1. Look for bears. Many people do not look around, or simply don’t pay attention. We often live in our heads, with minds so busy there is no room for seeing furry friends that may be seeing you.
  2. Expect to see them. It’s an interesting phenomenon, but when we expect to see something we often do. If you expect to see bears, you will look for them and perhaps see one or more.
  3. Go to National Parks. Bears are smart, so they tend to hang out in areas where hunting is not allowed. Of all the bears I have seen, perhaps only 6 or so have been in areas where they could be hunted. I have seen about 40 bears in the Olympic National Park, and maybe 6 in Rainier National Park, as well as several bears outside our state in other National Parks.
  4. Go out at dawn and dusk. Bears often break this rule in National Parks, but I have generally seen more bears at dawn and dusk, when bears tend to feed and there is less human traffic on the trails.
  5. Use binoculars. I carry lightweight binoculars when I hike in bear country. There have been several instances where I would not have seen a bear if I had not been scouring the area with my binoculars.
  6. Others Tips: Surprisingly one does not have to be alone, or be particularly quiet to see bears. Just pay attention, look around, use binoculars, and hang out where the bears are. In National Parks and areas where they are not hunted, there are many exceptions to the above rules. They can be seen anytime, anywhere, even when we are being noisy mid-day in a car.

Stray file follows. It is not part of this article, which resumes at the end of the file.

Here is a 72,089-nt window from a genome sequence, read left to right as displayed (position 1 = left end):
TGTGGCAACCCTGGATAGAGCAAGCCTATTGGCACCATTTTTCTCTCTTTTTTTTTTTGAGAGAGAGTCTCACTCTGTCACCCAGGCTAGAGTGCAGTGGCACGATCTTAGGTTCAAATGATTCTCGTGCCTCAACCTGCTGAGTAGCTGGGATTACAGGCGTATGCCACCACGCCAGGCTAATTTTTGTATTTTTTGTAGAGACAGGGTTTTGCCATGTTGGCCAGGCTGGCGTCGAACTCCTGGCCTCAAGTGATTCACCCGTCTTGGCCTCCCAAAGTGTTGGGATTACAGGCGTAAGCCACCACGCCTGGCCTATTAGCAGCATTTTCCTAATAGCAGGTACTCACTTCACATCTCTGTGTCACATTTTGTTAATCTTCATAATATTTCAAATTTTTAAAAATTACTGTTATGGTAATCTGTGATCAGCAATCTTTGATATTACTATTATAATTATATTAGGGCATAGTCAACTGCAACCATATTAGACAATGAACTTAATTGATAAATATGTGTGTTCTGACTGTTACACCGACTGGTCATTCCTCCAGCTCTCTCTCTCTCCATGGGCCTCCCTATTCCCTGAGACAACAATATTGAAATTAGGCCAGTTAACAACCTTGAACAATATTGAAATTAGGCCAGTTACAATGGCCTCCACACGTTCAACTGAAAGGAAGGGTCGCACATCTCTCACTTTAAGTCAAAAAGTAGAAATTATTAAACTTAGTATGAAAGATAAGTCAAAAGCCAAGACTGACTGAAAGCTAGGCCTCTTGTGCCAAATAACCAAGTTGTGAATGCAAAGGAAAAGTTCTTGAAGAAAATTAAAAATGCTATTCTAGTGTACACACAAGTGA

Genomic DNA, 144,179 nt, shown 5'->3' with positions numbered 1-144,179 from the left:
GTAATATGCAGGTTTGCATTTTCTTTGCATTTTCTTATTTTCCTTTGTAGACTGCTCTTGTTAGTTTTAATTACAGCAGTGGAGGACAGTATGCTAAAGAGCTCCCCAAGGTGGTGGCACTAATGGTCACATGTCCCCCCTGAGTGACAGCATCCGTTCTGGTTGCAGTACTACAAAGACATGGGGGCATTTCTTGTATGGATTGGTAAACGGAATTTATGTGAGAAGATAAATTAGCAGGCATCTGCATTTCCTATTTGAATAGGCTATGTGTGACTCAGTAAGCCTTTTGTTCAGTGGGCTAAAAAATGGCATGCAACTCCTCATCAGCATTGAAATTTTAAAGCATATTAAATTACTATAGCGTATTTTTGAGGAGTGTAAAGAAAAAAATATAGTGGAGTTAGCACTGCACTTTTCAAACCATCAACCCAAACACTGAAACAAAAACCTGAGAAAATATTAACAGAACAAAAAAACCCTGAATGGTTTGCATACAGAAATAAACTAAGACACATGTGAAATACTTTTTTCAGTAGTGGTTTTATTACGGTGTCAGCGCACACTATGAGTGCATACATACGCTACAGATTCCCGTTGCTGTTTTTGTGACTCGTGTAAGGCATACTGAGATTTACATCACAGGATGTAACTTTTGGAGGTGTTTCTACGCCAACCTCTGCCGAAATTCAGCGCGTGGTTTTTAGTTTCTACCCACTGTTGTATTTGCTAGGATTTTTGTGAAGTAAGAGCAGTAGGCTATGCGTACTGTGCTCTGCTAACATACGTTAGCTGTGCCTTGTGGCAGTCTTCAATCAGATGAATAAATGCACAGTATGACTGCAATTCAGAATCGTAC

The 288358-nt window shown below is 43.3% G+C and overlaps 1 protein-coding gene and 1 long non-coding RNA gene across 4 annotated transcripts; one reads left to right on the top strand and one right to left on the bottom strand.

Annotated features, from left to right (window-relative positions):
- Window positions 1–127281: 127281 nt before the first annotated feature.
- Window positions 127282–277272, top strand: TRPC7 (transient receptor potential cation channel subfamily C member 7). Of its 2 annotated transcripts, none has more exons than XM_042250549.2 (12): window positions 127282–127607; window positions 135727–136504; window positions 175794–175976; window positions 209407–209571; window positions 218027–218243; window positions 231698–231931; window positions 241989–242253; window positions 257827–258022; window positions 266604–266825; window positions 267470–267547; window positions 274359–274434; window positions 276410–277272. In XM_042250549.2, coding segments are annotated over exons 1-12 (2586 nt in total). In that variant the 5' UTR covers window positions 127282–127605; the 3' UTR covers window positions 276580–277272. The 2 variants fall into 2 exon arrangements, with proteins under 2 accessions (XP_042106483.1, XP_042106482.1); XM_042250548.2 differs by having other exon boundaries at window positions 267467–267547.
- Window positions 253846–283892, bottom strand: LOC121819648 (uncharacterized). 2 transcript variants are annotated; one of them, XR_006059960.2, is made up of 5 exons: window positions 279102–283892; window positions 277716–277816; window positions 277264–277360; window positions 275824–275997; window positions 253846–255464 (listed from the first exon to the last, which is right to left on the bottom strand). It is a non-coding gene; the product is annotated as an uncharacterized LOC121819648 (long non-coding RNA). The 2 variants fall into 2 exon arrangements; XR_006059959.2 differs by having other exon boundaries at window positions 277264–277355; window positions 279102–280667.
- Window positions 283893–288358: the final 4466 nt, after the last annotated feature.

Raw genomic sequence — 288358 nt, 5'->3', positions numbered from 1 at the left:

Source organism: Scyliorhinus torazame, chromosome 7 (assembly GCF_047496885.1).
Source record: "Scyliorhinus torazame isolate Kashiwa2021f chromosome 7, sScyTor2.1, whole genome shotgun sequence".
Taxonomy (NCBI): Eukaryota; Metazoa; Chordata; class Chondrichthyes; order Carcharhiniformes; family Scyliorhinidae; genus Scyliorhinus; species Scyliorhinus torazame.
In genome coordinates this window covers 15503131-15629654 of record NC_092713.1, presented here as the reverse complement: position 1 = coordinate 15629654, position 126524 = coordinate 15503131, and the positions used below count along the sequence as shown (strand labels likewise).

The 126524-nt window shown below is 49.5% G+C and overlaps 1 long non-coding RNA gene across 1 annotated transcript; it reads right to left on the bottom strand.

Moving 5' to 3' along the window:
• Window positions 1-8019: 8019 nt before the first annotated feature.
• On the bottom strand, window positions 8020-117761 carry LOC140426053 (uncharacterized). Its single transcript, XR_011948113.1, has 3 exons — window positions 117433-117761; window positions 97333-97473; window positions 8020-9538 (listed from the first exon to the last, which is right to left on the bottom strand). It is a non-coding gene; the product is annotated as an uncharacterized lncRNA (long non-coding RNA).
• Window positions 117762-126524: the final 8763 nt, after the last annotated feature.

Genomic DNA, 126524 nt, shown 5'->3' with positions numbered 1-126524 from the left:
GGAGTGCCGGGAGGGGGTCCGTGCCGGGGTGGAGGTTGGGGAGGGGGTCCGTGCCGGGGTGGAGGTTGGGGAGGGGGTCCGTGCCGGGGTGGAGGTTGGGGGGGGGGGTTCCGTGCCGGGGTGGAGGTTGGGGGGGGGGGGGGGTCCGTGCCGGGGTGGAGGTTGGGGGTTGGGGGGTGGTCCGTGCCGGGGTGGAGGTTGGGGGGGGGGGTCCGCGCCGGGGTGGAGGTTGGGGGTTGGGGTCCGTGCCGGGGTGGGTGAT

Lastly, remember that bears are smart, efficient, resourceful, and rarely bother or hurt anyone. They are just trying to survive like we are. The state of Washington has one of the highest populations of black bears in the country. Like other wildlife, we have crossed their habitats with roads and trails, so remember we are often hiking or driving in their homelands. Let’s keep our distance, give them space, and be mindful, respectful visitors.

Happy bear spotting! 


For more information on how to stay safe and what to do in case of an attack, visit the National Parks Service’s page Staying Safe Around Bears.

Roy Holman lives in Everett and leads yoga retreats and meditation hikes. He can be reached at holmanhealth@gmail.com or www.holmanhealthconnections.com